Remark 3.2
Lemma 3.3
 (i)
The class \({{\mathcal {G}}}\) is not closed under parallelism, i.e. for every \(L_1\in {{\mathcal {G}}}\) there is an affine line \(L_2\not \in {{\mathcal {G}}}\) such that \(L_1\parallel L_2\).
 (ii)
Let \(L_1, L_2\in {{\mathcal {G}}}\), \(L_1\ne L_2\), and \(p\in L_1\cap L_2\). If L is an affine line through p from the affine plane \(\langle L_1, L_2 \rangle \), then \(L\in {{\mathcal {G}}}\).
Proof
(i): Let \(L_1 = [v_0, u_0]+ \langle [v,u]\rangle \), where \(\eta (u, u_0) = v\). Suppose that \(L_2\in {{\mathcal {G}}}\) for all \(L_2\) with \(L_2\parallel L_1\). This yields that \(\eta (u,u_0)=v\) for all \(u_0\in V\). So take any \(u_1\in V\) and note that \(\eta (u, u_1) = \eta (u, u_0u_2) = v  v = {\varvec{0}}\) for some \(u_0\in V\) and \(u_2 = u_0u_1\). This gives \(v={\varvec{0}}\). Thus \(u^\perp = V\), and hence \(u=\theta \) as \(\eta \) is nondegenerate. Finally, [v, u] is the zero of \(\mathbb {Y}\), a contradiction.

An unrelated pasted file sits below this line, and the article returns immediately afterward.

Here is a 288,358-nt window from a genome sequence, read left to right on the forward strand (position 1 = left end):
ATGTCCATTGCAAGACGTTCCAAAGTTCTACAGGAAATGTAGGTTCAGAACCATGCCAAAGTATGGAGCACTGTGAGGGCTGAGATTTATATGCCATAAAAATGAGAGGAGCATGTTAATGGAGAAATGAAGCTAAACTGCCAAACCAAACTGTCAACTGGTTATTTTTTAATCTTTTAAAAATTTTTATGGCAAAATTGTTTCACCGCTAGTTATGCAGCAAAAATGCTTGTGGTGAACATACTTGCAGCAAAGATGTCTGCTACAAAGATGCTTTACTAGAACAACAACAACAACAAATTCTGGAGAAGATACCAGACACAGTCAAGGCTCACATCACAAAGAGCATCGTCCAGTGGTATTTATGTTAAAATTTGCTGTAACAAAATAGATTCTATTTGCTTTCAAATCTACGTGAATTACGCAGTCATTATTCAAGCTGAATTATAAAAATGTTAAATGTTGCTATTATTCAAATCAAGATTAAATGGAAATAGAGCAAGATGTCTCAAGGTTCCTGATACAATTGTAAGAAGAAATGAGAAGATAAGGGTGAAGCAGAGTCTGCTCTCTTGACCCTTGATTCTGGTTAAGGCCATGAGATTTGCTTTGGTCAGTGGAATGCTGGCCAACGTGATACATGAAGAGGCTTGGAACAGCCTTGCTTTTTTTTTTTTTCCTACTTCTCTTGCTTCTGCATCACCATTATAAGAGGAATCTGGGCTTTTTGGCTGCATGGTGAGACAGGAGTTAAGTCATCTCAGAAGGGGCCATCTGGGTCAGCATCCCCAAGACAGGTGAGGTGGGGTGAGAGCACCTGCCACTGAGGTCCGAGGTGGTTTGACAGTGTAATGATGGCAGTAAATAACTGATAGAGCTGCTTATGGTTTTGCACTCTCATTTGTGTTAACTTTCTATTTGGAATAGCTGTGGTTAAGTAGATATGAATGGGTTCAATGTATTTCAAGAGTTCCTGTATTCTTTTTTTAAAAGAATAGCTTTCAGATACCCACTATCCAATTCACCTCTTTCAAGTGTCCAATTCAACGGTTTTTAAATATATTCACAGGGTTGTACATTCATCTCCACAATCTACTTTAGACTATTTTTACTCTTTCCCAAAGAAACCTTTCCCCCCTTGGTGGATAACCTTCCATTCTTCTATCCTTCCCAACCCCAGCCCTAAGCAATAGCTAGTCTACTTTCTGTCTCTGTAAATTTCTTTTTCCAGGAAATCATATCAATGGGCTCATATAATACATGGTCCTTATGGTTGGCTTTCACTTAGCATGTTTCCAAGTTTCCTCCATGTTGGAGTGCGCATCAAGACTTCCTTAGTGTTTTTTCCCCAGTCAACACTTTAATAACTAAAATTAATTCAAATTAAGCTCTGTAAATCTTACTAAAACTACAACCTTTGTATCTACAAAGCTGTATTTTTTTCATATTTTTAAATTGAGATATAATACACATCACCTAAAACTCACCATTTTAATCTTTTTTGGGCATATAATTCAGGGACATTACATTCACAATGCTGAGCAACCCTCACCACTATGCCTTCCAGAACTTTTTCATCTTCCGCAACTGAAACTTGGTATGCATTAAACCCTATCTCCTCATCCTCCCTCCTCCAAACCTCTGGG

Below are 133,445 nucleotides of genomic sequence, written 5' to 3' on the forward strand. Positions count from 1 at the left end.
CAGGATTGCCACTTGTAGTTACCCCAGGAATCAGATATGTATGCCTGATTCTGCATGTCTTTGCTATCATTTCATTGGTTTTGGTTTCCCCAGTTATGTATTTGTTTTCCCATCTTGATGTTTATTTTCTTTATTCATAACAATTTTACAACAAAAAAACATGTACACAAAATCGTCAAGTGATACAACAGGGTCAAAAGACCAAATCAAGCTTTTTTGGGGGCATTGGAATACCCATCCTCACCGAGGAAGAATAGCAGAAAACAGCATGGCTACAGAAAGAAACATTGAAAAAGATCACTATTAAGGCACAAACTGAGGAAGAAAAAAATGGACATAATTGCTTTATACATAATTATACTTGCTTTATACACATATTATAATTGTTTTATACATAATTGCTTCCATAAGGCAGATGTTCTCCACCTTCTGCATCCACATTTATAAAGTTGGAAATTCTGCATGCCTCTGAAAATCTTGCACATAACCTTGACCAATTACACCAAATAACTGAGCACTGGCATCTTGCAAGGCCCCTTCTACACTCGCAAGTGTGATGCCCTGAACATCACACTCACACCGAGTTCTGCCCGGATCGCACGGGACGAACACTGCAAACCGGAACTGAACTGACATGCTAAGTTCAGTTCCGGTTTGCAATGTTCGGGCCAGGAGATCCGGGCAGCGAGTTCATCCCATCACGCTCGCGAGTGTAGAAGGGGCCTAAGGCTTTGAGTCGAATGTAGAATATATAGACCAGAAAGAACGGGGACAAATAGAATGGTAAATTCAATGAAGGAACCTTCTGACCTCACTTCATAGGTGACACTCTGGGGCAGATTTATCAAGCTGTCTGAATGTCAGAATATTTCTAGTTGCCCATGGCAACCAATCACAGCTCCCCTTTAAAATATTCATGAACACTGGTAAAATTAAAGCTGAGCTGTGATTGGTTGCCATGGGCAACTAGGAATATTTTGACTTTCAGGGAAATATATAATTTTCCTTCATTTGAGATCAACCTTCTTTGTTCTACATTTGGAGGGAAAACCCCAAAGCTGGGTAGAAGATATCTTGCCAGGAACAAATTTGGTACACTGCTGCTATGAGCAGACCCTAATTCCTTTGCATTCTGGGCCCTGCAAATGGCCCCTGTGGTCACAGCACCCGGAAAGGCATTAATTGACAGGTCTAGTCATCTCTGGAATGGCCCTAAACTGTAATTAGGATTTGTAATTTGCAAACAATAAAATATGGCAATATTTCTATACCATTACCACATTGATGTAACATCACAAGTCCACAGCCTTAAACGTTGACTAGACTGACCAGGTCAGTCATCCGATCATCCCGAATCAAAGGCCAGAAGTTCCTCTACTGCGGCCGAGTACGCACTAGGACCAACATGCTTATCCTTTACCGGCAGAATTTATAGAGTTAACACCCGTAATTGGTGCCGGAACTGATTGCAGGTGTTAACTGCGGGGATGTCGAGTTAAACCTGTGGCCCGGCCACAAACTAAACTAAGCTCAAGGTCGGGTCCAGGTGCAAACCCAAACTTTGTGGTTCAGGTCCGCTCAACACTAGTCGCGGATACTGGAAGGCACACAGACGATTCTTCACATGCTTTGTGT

(ii): Without loss of generality we can assume that \(p=[v_0,u_0]\) and \(L_i = p+ \langle a_i \rangle \) where \(a_i\in Y\), \(i=1,2\). Then \(L = p + \langle \alpha _1a_1 +\alpha _2a_2 \rangle \) for some \(\alpha _i\in F\). Applying (13) to \(L_1, L_2\) and then to L we are through. \(\square \)
Note that Lemma 3.3(ii) means that the family \({{\mathcal {G}}}\) is closed on pencils. This has some straightforward implication.
Corollary 3.4
The set of points that are collinear with a given point in an affine semipolar space (determined by a semiform defined on \(\mathbb {Y}\)) is closed on planes and thus it is a subspace in the ambient affine space \(\varvec{\mathfrak {A}}\).
Theorem 3.5
The affine semipolar space is a \(\Gamma \)space and its every singular subspace carries affine geometry.
Proof
Let \(\varvec{\mathfrak {U}}\) be our affine semipolar space. The first part follows directly from (ii) in Lemma 3.3. The other part is a simple observation that a singular subspace of \(\varvec{\mathfrak {U}}\), in other words, a strong subspace wrt. Open image in new window in \(\varvec{\mathfrak {A}}\) or a subspace where every two points are Open image in new window adjacent, is an affine subspace of \(\varvec{\mathfrak {A}}\). \(\square \)